[PATCH v3 1/4] dt-bindings: add SMP enable-method for Broadcom NSP

Russell King - ARM Linux linux at arm.linux.org.uk
Tue Nov 10 08:25:53 PST 2015

On Tue, Nov 10, 2015 at 09:33:12PM +0530, Kapil Hali wrote:
> Hi Russel,

Wrong.  Look at my name as sent in the From: and as quoted in the very
next line.  As far as I'm concerned (and I don't care what other people
say) it's disrespectful to spell people's names incorrectly.

> It was clear the very first time itself as pointed out by you and the 
> lead developers and hence the change was readily sent in the very next
> patch set. I didn't change a comment in this patch, which is misleading 
> about the SMP enable-method used in the patch set, it is my mistake and   
> I apologies for the same. I will change it and send the next patch set.


> Also, before sending out the patch set, I had asked for a clarification 
> about the method: https://lkml.org/lkml/2015/11/6/234

Sorry, I don't read every single email irrespective of how it's marked.
There's way too much email, and way too much mail with improperly
classified recipient lists to be able to usefully sort this mail.
(If you do the math, the email rate during a 12 hour working day from
just linux-arm-kernel is one email every 2.5 minutes, assuming 300 emails
a day.  It takes way longer than that to compose a proper reply to an
email - I've spent around 15 minutes on this one alone.  Hence, if I'm
busy, I more or less totally ignore email now, and rarely bother to
"catch up" with missed emails.)

> For my understanding, I am repeating my query- In case of simple method of 
> waking up secondary core, smp_boot_secondary() will always return success 
> indicating secondary core successfully started. I understand that in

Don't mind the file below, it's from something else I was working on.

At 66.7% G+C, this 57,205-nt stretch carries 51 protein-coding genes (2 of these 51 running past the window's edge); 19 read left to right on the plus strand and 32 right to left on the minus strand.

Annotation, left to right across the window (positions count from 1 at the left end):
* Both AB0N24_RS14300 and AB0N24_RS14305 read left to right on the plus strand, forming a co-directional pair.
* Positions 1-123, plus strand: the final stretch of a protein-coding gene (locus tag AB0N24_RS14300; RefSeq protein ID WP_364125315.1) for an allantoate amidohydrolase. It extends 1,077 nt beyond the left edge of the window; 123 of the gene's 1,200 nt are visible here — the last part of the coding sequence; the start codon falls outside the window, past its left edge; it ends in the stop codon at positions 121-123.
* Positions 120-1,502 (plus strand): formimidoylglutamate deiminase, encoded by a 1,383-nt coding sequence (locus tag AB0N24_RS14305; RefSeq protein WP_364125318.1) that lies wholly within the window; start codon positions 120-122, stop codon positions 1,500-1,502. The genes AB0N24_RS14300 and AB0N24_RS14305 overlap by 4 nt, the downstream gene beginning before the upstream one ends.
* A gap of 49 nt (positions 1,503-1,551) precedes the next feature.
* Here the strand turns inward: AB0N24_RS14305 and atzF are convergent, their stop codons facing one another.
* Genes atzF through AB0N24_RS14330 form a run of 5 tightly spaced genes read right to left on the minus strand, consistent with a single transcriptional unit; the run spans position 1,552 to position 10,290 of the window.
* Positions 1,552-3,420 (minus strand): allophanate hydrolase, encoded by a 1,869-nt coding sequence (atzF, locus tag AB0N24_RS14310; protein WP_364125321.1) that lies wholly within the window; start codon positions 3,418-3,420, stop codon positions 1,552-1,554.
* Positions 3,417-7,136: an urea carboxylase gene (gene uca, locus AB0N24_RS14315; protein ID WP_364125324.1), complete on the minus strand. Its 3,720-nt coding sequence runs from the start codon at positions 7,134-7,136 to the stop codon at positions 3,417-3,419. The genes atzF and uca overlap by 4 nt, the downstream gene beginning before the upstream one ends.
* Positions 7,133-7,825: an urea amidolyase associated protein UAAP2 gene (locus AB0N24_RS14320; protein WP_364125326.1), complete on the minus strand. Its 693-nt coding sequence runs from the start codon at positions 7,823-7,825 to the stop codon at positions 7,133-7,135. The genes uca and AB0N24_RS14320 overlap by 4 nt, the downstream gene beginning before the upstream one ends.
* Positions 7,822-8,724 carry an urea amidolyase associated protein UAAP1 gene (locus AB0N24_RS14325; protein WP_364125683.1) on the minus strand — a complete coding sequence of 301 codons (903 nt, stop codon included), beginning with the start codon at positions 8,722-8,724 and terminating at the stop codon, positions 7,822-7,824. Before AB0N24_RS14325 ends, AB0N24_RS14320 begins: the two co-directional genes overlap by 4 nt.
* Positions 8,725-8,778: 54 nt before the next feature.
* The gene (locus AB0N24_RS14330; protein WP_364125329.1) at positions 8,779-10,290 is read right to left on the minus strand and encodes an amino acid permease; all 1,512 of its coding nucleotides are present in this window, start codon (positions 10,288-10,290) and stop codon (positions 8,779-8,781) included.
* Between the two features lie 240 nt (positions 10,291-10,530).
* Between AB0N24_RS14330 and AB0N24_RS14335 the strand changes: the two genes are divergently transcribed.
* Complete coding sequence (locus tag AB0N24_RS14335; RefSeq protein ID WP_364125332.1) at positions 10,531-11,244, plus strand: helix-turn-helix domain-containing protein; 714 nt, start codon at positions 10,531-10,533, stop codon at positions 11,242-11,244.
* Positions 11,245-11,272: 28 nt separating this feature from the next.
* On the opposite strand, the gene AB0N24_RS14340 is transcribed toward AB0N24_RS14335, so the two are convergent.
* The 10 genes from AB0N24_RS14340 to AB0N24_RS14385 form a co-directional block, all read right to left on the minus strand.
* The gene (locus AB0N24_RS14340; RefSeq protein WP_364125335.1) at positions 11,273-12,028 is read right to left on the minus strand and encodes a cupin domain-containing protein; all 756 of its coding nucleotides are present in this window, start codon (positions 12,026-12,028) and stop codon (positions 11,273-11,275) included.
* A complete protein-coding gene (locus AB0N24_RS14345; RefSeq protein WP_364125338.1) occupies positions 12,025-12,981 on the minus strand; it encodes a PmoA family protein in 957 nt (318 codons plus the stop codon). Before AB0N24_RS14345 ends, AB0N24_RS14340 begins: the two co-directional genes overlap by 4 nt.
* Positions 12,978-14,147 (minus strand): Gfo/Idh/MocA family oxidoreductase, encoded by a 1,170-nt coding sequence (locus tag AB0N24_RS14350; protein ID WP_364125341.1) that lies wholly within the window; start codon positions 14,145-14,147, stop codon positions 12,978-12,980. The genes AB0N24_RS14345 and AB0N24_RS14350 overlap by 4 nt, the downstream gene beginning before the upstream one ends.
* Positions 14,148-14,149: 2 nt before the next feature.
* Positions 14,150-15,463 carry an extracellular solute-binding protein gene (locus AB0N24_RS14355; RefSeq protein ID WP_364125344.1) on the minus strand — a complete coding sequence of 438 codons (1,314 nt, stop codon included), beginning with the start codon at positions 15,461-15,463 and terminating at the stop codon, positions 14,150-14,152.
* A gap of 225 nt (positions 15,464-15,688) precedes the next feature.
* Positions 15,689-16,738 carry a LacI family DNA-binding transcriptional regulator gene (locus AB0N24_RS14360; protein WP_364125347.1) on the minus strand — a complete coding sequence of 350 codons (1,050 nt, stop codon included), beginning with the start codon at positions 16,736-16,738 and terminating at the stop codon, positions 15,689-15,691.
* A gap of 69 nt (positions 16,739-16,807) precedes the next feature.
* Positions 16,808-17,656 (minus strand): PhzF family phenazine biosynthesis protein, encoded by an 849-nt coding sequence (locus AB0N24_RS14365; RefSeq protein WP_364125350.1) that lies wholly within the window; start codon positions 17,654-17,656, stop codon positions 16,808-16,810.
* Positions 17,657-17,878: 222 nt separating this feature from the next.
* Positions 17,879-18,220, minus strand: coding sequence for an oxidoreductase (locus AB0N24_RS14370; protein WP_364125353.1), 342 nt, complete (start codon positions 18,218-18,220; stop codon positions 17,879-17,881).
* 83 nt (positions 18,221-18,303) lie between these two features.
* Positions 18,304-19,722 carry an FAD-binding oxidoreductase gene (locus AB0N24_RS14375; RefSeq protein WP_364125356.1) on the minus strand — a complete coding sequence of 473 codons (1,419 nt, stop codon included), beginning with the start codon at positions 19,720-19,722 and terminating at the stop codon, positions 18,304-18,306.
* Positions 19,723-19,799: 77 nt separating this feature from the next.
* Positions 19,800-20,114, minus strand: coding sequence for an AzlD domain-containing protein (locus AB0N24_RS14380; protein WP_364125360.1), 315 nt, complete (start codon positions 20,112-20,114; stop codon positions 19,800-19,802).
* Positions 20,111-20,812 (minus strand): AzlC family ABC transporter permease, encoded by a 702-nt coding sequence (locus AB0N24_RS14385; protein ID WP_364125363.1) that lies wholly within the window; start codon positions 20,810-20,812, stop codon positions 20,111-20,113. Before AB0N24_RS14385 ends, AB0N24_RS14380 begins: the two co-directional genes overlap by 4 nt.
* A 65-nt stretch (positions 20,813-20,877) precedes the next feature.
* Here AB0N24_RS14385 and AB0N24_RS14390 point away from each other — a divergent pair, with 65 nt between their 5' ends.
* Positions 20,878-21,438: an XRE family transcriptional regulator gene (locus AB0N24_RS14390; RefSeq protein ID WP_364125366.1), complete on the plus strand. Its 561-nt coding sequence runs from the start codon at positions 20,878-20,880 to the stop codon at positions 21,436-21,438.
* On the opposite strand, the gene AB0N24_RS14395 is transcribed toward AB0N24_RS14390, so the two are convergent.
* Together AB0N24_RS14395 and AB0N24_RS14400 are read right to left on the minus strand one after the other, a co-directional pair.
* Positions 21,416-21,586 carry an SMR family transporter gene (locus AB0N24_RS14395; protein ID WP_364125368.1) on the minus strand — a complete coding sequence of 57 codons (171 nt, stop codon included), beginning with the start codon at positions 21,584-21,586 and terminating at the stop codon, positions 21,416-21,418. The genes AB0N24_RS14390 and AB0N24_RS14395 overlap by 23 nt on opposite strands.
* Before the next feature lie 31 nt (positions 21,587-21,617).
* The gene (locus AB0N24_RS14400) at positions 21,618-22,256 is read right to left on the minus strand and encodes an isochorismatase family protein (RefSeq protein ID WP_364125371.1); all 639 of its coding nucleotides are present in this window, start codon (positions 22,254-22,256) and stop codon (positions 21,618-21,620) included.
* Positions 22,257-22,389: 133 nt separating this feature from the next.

> __cpu_up(), primary core waits for completion till secondary core comes 
> online or time outs. However, is it appropriate to return successful start 
> of secondary core without knowing if it really did?

Yes, because all that your smp_boot_secondary() should be doing is
trying to start the core.  If you encounter an error trying to do so,
that's what the error return is for.

If you just set a bit somewhere to tell the hardware to release the
secondary core's reset, then if you set the bit and return success,
that's prefectly acceptable.  The core ARM SMP code will then wait
up to one second for the secondary core to become known to the kernel
before declaring that the CPU failed to come online.

If it fails to appear, we assume that it will never appear - and
actually at that point the system is in an unknown state: if the
secondary CPU crashed during its boot, it could start scribbling
into memory or touching devices in an unpredictable way: the only
sane answer is to reboot the whole system to ensure that it's back
to a known good state.  Hence why we don't provide any cleanup at
the point of a failed secondary CPU (I've been debating about
tainting the kernel at that point, so we know when things have
gone bad.)

Hope this helps.

FTTC broadband for 0.8mile line: currently at 9.6Mbps down 400kbps up
according to speedtest.net.

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